Today, there are roughly 750,000 plug-in electric vehicles on U.S. roads and about 3,800 powered by hydrogen fuel cells.
Proponents of each type of vehicle argue strenuously that their powertrain is a better way to produce vehicles with zero emissions from the tailpipe.
Electric cars can be charged at home overnight, and electricity in many areas is far cheaper than gasoline on a per-mile basis, say the plug-in vehicle supporters.
Ah, but hydrogen vehicles have far longer ranges, need to be fueled less often, and employ the familiar model of visiting a fueling station that drivers are already used to, counter the hydrogen proponents.
It’s far too early to know how this battle will play out. Some analysts suggest electricity may be the preferred mode for smaller passenger vehicles, while hydrogen is better suited to such large vehicles as semi tractors, perhaps even full-size SUVs.
But there’s one metric in which it’s very hard for hydrogen to come out ahead: energy use.
Energy requirements for vehicle powered by hydrogen (L) vs electricity (R) [image: Ulf Bossel]
A single chart, published in a December 2006 article on Phys.org shows the added steps required to process hydrogen and turn it back onto electricity to drive the electric motor that powers a hydrogen fuel-cell vehicle’s wheels.
If you start with the same kilowatt-hour, whatever the source (from coal-powered to entirely renewable), using that energy to make hydrogen produces fewer miles on the road than it does when used to charge an electric car.
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That translates to a lower carbon footprint per mile for the electric car against the hydrogen one.
The numbers only come out evenly when all energy is renewable, at which point the carbon footprints are so negligible that any minor differences in manufacturing and transport likely don’t matter.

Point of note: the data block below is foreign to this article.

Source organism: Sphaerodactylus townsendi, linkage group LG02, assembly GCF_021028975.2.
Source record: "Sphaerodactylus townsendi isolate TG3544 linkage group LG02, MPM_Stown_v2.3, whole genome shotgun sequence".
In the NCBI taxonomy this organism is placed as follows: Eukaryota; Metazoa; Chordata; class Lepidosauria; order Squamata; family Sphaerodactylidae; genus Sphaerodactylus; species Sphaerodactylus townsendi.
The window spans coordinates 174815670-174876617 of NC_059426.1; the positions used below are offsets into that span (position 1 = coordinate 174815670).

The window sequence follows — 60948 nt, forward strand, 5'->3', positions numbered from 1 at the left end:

2015 Hyundai Tucson Fuel Cell, 2016 Toyota Mirai at hydrogen fueling station, Fountain Valley, CA
Until that point, which even under the most remarkably optimistic scenario will not arrive before 2050—if not 2100—the energy required to drive a mile on hydrogen is higher than that needed to drive a mile in a battery-electric car.
It is possible to create studies that show more favorable results for hydrogen, in part by cherry-picking data to use different grids with different carbon intensities.
But wherever the same kilowatt-hour, from the same source, with the same carbon intensity is used either to charge a battery or to create hydrogen fuel for a vehicle, the electric car wins.
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If the policy goals for zero-emission vehicles are to eliminate tailpipe emissions, then both types of vehicles score equally, since the water vapor from the hydrogen vehicle is harmless.
But if the goal is to radically reduce the emissions of the greenhouse gas carbon dioxide associated with road vehicles, electric cars will always be better unless all hydrogen is produced renewably but most batteries are charged using non-renewable energy.
It’s important to note here that hydrogen vehicles generally have a lower carbon footprint than most gasoline cars today—and that California requires renewable sources to be used for at least one third of the energy used to make hydrogen, which today is largely derived form natural gas.
Hat tip: Bill Verthein